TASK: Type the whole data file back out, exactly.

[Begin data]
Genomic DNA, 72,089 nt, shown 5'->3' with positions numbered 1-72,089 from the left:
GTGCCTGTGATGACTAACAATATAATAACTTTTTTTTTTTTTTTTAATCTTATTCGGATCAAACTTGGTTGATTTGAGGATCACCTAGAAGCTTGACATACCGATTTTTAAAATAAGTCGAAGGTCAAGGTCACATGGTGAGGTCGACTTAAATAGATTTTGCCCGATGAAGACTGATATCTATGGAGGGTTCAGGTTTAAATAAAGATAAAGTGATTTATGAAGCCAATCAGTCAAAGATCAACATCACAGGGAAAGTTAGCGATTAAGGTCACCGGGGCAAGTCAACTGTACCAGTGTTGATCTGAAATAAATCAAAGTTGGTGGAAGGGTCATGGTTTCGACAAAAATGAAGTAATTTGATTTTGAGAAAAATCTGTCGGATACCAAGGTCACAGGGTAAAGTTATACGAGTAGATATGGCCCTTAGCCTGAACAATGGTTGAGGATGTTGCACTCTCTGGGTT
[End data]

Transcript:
Genomic DNA, 72,089 nt, shown 5'->3' with positions numbered 1-72,089 from the left:
GTGCCTGTGATGACTAACAATATAATAACTTTTTTTTTTTTTTTTAATCTTATTCGGATCAAACTTGGTTGATTTGAGGATCACCTAGAAGCTTGACATACCGATTTTTAAAATAAGTCGAAGGTCAAGGTCACATGGTGAGGTCGACTTAAATAGATTTTGCCCGATGAAGACTGATATCTATGGAGGGTTCAGGTTTAAATAAAGATAAAGTGATTTATGAAGCCAATCAGTCAAAGATCAACATCACAGGGAAAGTTAGCGATTAAGGTCACCGGGGCAAGTCAACTGTACCAGTGTTGATCTGAAATAAATCAAAGTTGGTGGAAGGGTCATGGTTTCGACAAAAATGAAGTAATTTGATTTTGAGAAAAATCTGTCGGATACCAAGGTCACAGGGTAAAGTTATACGAGTAGATATGGCCCTTAGCCTGAACAATGGTTGAGGATGTTGCACTCTCTGGGTT